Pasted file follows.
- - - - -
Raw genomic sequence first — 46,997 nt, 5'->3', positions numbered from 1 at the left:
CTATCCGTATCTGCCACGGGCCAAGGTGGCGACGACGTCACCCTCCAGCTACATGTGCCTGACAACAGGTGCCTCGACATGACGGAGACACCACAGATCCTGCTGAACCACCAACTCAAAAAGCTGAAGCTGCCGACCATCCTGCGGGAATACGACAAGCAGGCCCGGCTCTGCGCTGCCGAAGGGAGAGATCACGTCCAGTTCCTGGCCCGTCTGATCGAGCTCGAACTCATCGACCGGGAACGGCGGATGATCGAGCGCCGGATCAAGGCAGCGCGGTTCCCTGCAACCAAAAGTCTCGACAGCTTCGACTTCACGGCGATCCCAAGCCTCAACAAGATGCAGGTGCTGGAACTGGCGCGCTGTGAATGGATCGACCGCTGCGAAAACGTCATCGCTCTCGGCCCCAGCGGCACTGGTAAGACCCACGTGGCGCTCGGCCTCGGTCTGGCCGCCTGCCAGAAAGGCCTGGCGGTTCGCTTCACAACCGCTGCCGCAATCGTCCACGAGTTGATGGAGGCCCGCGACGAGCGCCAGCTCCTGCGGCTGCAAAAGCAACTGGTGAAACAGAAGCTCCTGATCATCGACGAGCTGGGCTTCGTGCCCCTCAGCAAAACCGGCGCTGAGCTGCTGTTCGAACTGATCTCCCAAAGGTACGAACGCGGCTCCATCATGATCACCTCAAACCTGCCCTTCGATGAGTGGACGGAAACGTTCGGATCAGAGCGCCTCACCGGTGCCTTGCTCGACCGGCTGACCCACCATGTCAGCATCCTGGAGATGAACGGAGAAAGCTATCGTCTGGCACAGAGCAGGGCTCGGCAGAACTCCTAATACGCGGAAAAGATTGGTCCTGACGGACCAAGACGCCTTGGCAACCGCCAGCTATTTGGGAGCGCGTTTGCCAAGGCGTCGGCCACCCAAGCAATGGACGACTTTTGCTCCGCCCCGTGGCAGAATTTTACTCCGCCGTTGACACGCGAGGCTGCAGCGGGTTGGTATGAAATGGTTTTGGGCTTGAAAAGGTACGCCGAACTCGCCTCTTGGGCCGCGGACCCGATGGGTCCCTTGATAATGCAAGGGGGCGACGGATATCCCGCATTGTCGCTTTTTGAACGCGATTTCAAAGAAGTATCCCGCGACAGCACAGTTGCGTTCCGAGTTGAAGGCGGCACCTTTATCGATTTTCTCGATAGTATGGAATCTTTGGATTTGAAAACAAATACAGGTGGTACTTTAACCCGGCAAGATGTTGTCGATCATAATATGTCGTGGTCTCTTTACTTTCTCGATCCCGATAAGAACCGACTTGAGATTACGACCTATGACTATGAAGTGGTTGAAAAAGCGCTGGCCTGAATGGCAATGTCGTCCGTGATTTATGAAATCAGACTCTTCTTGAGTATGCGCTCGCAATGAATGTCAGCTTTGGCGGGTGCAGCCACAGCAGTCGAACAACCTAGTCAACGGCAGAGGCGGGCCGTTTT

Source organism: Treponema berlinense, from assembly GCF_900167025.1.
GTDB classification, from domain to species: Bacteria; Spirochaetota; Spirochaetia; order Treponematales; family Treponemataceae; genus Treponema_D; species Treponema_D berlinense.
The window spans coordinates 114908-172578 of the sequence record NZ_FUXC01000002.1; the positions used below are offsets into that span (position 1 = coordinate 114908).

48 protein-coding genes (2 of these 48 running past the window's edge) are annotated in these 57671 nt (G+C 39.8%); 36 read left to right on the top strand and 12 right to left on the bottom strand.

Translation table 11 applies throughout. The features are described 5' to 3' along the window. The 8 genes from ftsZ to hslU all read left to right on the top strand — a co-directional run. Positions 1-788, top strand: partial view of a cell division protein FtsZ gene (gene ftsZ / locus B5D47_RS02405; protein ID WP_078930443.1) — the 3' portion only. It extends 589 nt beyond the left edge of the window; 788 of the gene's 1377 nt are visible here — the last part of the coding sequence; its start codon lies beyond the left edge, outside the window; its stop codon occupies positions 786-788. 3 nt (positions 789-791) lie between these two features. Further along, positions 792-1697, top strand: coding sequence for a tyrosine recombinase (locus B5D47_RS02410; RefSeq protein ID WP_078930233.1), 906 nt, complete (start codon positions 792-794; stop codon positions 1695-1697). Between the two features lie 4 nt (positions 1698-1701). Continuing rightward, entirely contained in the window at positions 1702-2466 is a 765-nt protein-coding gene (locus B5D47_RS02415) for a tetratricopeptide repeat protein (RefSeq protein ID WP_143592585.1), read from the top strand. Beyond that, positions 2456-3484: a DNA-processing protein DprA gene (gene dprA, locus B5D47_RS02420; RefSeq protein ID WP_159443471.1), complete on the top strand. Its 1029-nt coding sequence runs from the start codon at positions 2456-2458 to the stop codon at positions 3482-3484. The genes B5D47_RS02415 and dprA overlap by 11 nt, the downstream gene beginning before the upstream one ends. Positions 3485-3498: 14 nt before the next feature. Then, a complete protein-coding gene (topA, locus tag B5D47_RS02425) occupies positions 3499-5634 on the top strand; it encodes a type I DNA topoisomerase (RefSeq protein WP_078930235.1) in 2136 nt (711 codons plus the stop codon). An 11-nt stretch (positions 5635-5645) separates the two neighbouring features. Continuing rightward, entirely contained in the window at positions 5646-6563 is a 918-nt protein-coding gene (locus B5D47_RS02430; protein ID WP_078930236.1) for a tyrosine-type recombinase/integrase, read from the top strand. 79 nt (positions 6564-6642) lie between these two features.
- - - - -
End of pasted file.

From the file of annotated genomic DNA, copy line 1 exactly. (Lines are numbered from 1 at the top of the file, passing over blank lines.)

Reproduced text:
Raw genomic sequence first — 46,997 nt, 5'->3', positions numbered from 1 at the left: